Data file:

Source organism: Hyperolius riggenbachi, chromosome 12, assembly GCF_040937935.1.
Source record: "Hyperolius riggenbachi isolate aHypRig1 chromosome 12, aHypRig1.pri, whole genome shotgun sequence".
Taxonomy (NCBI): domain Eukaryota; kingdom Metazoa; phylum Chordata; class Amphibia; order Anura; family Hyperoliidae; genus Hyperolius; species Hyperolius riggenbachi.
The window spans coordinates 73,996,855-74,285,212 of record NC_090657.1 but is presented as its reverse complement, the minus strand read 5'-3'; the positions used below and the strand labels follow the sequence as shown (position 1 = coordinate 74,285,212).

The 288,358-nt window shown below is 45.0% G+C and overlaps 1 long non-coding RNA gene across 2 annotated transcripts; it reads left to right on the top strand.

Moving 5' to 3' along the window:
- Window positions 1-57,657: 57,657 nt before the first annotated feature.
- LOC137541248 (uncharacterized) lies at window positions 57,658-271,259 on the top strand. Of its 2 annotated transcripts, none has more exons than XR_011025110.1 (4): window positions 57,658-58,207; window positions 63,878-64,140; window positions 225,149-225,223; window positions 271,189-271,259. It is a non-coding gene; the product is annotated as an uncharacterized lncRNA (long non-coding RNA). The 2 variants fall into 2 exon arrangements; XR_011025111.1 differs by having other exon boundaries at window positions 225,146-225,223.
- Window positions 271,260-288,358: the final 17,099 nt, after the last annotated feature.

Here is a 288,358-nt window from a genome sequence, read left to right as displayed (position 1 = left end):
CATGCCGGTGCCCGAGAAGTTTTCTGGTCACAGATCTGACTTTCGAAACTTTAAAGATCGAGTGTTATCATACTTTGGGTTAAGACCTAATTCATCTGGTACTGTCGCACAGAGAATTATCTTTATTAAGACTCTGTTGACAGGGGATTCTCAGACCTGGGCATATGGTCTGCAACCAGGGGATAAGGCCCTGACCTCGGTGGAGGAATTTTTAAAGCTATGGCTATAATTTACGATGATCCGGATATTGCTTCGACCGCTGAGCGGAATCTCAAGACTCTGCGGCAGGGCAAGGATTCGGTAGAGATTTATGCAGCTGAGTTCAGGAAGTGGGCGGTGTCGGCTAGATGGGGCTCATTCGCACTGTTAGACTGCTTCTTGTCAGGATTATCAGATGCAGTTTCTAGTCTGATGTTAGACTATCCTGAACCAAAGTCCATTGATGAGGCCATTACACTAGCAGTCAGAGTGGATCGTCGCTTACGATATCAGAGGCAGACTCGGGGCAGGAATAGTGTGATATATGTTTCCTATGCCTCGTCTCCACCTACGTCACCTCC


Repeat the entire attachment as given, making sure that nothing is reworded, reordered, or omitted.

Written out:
Source organism: Hyperolius riggenbachi, chromosome 12, assembly GCF_040937935.1.
Source record: "Hyperolius riggenbachi isolate aHypRig1 chromosome 12, aHypRig1.pri, whole genome shotgun sequence".
Taxonomy (NCBI): domain Eukaryota; kingdom Metazoa; phylum Chordata; class Amphibia; order Anura; family Hyperoliidae; genus Hyperolius; species Hyperolius riggenbachi.
The window spans coordinates 73,996,855-74,285,212 of record NC_090657.1 but is presented as its reverse complement, the minus strand read 5'-3'; the positions used below and the strand labels follow the sequence as shown (position 1 = coordinate 74,285,212).

The 288,358-nt window shown below is 45.0% G+C and overlaps 1 long non-coding RNA gene across 2 annotated transcripts; it reads left to right on the top strand.

Moving 5' to 3' along the window:
- Window positions 1-57,657: 57,657 nt before the first annotated feature.
- LOC137541248 (uncharacterized) lies at window positions 57,658-271,259 on the top strand. Of its 2 annotated transcripts, none has more exons than XR_011025110.1 (4): window positions 57,658-58,207; window positions 63,878-64,140; window positions 225,149-225,223; window positions 271,189-271,259. It is a non-coding gene; the product is annotated as an uncharacterized lncRNA (long non-coding RNA). The 2 variants fall into 2 exon arrangements; XR_011025111.1 differs by having other exon boundaries at window positions 225,146-225,223.
- Window positions 271,260-288,358: the final 17,099 nt, after the last annotated feature.

Here is a 288,358-nt window from a genome sequence, read left to right as displayed (position 1 = left end):
CATGCCGGTGCCCGAGAAGTTTTCTGGTCACAGATCTGACTTTCGAAACTTTAAAGATCGAGTGTTATCATACTTTGGGTTAAGACCTAATTCATCTGGTACTGTCGCACAGAGAATTATCTTTATTAAGACTCTGTTGACAGGGGATTCTCAGACCTGGGCATATGGTCTGCAACCAGGGGATAAGGCCCTGACCTCGGTGGAGGAATTTTTAAAGCTATGGCTATAATTTACGATGATCCGGATATTGCTTCGACCGCTGAGCGGAATCTCAAGACTCTGCGGCAGGGCAAGGATTCGGTAGAGATTTATGCAGCTGAGTTCAGGAAGTGGGCGGTGTCGGCTAGATGGGGCTCATTCGCACTGTTAGACTGCTTCTTGTCAGGATTATCAGATGCAGTTTCTAGTCTGATGTTAGACTATCCTGAACCAAAGTCCATTGATGAGGCCATTACACTAGCAGTCAGAGTGGATCGTCGCTTACGATATCAGAGGCAGACTCGGGGCAGGAATAGTGTGATATATGTTTCCTATGCCTCGTCTCCACCTACGTCACCTCC